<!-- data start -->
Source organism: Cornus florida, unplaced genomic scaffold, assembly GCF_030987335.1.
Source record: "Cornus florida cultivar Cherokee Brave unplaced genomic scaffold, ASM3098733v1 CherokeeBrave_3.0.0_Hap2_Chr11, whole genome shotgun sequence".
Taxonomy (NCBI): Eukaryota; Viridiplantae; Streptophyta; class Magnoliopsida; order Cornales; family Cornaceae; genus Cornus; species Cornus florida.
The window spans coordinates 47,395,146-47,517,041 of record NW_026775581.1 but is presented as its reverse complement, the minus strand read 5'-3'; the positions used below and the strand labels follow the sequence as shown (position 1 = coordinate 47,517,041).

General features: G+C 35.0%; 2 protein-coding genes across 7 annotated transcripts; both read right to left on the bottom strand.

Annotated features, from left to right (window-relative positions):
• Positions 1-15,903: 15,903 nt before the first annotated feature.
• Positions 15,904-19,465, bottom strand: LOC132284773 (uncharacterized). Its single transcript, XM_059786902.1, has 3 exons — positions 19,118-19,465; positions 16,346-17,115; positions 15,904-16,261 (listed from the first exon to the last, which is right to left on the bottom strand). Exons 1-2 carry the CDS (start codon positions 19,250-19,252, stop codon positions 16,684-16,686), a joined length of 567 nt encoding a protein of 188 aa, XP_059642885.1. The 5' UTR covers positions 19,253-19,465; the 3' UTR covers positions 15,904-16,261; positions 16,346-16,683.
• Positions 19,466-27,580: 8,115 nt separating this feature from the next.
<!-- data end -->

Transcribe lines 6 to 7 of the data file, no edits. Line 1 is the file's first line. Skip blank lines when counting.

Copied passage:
Annotated features, from left to right (window-relative positions):
• Positions 1-15,903: 15,903 nt before the first annotated feature.